#### Transcript Scattering Rates for Confined Carriers Dragica Vasileska Professor Arizona State University Outline • General comments on matrix element calculation • Examples of scattering rates calculation – Acoustic phonon.

```Scattering Rates for Confined
Carriers
Dragica Vasileska
Professor
Arizona State University
Outline
• General comments on matrix element
calculation
• Examples of scattering rates calculation
– Acoustic phonon scattering
– Interface roughness scattering – dominant
scattering mechanism in nanoscale
MOSFETs
Matrix Element Calculation
• Suppose we want to calculate the scattering rate out of
state k|| in a subband n.
• For that purpose, we will use Fermi’s Golden Rule
result:
Snm (k|| , k ) 
'
||
2
'
||
M (k|| , k )
Transition rate from a state k|| in a
subband n into a state k||’ into a
subband n’

E  E '  

nn '
2
Matrix element for scattering between
state k|| in a subband n into a state k||’
into a subband n’
i  k||  k||' r
1
2
*
M  k|| , k    d re
dz m ( z ) H q ( R) n ( z )

A
'
||
Acoustic Phonon Scattering
• The matrix element for acoustic phonon
scattering in the bulk phonon approximation is:
Restricts to longitudinal
modes only
H ( R)   ac 
q ,
2MN q
q  eq  aq eiqR  aq e  iqR 
where q  (q|| , qz ), R  (r , z )
After integrating over the phonon coordinates, the matrix
element for scattering between states k|| and k||’, in
subbands n and m becomes:
M  k|| , k||'    ac
1

 Nq 
2 V q 
2
1/ 2
1

2
  k||  k||'  q   dz m* ( z )e  iqz z n ( z )
Inm(qz)
S nm  k|| , k  
'
||
2
2
q
 2ac
2 V q
1

 Nq 
2


1
2
 I nm (qz )
2
  k||  k||'  q   En  Ek||  Em  Ek '  q
||

• In the elastic and equipartition approximation, the total scattering
rate out of state k is of the form:
2D DOS function
2

k
T

1
1
B
ac

g 2 D  En  Em  Ek || 
2
 n (k|| ) m
 vs Wnm

1
  dz n2 ( z ) m2 ( z )
Wnm 
• Effective extent of the interaction in the z-direction
2   nm
1

• For infinite well:
, L is the well width
Wnm
L
Interface-Roughness Scattering
Gradual Channel Approximation
• This model is due to Shockley.
• Assumption: The electric field variation in the direction parallel to
the SC/oxide interface is much smaller than the electric field
variation in the direction perpendicular to the interface.
z
G
W
S
x
D
y
oxide
n+
L
p-type SC
n+
dFy
dFx

dx
dy
Square-Law Theory
• The charge on the gate is completely balanced by QN(x), i.e:
Q N ( x )  Ctot VG  VT  V ( x ) 
VS= 0
EFS
x=0
V(x)
x
VD
EC
EFD= EFS - VD
• Total current density in the channel:
dn
dV
J n  qn n F ( x )  qDn
  qn n
dx
dx

negligible
• Integrating the current density, we obtain drain current ID:
Effective Mobility
W
yc ( x )
0
0
I D    dz
dV
W
dx

dV 

dy   qn( x, y ) n ( x, y )
dx 

yc ( x )

qn( x, y ) n ( x, y )dy
0
 QN ( x ) eff
dV
dV
 QN ( x) eff W
 CoxW eff VG  VT  V ( x ) 
dx
dx
Effective electron mobility, in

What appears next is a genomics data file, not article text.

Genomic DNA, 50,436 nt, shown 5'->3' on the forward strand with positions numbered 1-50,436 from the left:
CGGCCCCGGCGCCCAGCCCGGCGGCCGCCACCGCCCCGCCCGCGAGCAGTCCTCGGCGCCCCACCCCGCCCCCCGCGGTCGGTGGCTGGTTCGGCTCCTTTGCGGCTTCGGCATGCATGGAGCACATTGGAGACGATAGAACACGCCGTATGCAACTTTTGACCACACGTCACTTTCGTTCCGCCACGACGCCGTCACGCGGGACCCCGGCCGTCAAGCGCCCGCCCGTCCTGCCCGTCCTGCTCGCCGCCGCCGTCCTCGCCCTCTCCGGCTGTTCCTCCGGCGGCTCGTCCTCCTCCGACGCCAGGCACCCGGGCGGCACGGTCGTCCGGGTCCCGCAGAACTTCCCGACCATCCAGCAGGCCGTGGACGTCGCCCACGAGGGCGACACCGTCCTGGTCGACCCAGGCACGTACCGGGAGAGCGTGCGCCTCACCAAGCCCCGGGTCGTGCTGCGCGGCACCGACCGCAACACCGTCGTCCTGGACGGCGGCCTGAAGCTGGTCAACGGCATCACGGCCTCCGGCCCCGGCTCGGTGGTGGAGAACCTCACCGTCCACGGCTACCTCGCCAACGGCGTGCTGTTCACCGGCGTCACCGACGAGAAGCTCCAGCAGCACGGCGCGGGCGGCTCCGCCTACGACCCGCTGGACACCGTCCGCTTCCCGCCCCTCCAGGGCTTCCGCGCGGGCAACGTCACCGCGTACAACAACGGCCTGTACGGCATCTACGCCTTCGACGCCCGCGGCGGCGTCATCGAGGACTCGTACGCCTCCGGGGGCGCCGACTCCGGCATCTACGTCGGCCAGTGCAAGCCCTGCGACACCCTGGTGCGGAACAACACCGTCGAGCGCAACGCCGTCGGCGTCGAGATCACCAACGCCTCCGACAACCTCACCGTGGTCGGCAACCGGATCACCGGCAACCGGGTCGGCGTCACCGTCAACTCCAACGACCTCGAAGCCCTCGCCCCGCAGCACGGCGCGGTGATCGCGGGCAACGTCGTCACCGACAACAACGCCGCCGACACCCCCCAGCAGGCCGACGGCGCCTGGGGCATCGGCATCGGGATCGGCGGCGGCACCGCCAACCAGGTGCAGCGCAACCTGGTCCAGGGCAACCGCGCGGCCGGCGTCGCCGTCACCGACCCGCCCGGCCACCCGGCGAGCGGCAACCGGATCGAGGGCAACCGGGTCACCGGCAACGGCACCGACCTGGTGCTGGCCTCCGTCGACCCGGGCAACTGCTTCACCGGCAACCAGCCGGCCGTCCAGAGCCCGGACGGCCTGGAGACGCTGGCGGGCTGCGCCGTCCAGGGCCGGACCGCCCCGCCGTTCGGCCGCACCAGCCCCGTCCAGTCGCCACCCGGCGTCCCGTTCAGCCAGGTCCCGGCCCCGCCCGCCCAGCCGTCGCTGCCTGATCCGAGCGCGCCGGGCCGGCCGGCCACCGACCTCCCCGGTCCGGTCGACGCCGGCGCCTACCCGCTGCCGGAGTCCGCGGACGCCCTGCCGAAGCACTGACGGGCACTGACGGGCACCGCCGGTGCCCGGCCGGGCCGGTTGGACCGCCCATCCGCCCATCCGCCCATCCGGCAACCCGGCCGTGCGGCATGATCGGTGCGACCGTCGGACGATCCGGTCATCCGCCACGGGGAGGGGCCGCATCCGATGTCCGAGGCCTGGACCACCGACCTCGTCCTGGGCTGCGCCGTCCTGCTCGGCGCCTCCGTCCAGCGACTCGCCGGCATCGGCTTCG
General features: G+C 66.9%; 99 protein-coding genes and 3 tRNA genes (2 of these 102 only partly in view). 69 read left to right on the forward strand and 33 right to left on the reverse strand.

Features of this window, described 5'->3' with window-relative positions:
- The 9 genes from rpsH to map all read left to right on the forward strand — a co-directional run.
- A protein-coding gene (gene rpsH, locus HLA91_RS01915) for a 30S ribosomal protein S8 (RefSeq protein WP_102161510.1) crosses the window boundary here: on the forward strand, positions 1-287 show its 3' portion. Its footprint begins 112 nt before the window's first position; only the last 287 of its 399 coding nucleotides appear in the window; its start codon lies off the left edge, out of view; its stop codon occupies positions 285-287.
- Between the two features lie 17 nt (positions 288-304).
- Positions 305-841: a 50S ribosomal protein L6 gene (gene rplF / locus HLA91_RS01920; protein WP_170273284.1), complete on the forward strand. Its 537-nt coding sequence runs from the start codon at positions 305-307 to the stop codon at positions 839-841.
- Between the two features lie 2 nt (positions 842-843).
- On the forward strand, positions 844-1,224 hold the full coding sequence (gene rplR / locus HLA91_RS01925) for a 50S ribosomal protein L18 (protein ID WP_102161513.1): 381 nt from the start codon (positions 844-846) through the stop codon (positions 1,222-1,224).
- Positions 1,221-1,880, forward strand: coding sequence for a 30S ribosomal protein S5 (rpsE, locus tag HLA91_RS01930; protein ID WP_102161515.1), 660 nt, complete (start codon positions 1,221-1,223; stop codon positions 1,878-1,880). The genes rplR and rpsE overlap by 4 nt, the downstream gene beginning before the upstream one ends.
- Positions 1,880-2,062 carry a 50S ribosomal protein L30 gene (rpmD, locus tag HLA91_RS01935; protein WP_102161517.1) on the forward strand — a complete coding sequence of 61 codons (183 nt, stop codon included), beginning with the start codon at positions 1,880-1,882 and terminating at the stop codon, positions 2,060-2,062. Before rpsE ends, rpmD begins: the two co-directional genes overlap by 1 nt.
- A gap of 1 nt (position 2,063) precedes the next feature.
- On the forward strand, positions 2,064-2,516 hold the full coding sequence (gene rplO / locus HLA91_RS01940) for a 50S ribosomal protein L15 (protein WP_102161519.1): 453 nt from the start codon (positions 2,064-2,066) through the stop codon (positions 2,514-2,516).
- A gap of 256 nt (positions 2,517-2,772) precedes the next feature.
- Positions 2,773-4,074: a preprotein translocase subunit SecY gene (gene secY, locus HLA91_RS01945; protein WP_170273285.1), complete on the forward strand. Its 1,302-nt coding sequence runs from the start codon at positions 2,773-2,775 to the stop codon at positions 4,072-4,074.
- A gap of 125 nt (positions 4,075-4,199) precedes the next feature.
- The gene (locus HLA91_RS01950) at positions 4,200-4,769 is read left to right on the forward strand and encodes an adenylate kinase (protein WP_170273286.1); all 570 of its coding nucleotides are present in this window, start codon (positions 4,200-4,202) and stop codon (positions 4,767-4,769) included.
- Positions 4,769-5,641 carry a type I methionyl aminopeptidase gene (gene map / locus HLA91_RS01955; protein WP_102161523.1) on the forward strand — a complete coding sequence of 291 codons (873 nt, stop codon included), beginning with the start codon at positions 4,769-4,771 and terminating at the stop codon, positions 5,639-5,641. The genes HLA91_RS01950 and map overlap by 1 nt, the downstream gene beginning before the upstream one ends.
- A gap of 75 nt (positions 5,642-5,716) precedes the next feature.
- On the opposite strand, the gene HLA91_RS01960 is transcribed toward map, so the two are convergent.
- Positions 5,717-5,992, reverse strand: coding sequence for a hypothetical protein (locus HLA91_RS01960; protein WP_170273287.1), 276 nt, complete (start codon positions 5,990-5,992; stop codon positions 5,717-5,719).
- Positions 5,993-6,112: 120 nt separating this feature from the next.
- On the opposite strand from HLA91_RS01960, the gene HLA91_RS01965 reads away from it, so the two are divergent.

which interface-roughness is
taken into account.
Mobility Characterization due to
Interface Roughness
2.71 Å
3.84 Å
High-resolution transmission electron micrograph of the interface
between Si and SiO2 (Goodnick et al., Phys. Rev. B 32, p. 8171, 1985)
Interface Roughness
Phonon
17
N A  7  10 cm
500
0
3
2
Mobility [cm2/V-s]
1000
Mobility [cm /V-s]
Coulomb
1500
10
10
16
10
17
10
-3
Doping [cm ]
18
s
)
depl
N
300
200
100
15
-1
(aN + bN
400
experimental data
uniform
step-like (low-high)
retrograde (Gaussian)
12
10
13
10
-2
Inversion charge density N [cm ]
s
Interface-roughness
Bulk samples
-1/3
s
Si inversion layers
Mathematical Description of
Interface Roughness
• In Monte Carlo device simulations, interface-roughness
is treated in real space and approximately 50% of the
interactions with the interface are assumed to be specular and 50% to be diffusive
• In k-space treatments of interface roughness, the perturbing potential is evaluated from:
V ( z ')  z '  z    r 
V ( z  )  V ( z ) 
V
 r  
z

H ( R)  eE ( z )   r 
 V ( z )  eE ( z )  r  
• The matrix element for scattering between states k|| and
k||’ is:
Fnm
i  k||  k||' r
1 2
M  k|| , k   e  ( z ) E ( z ) m ( z )dz   d r (r )e
A
2
i  k||  k||'  r1  r2 
'
2 2 1
2
2
M  k|| , k||   e Fnm 2  d r1  d r2 e
 (r1 ) (r2 )
nm
A
'
|| nm
*
n
Random variable that is characterized
by its autocovariance function which is
obtained by averaging over many
Samples – R(r)
M  k|| , k
'
||

2
nm
e F
2
2
nm
i  k||  k||'  r1  r2 
1
2
2
d r1  d r2e
(r1 )(r2 )
2 
A
When the random process is stationary, the autocorrelation
function depends only upon the difference of the variables
r1 and r2.
If R(r) is the autocorrelation function, then its power spectral
density is S(q||) and the transition rate is:
S (k|| , k ) 
'
||
2
2
e Fnm
2
S (q|| )
A
 ( E  E ')
For exponential autocorrelation function we have:
R(r )  2e r / L  S  q||  
2 L2
1  12 L2 q||2
Δ = Roughness correlation length
L = Ruth Mean Square (r.m.s.) of the roughness
Conventional MOSFETs:
Scaling MOSFETs Down
When we scale MOSFETs down, we reduce the oxide thickness
which in turn leads to increased:
- gate leakage due to direct tunneling
- more pronounced influence of remote roughness
No exponential is forever….
But we can delay forever….
Gordon E. Moore
```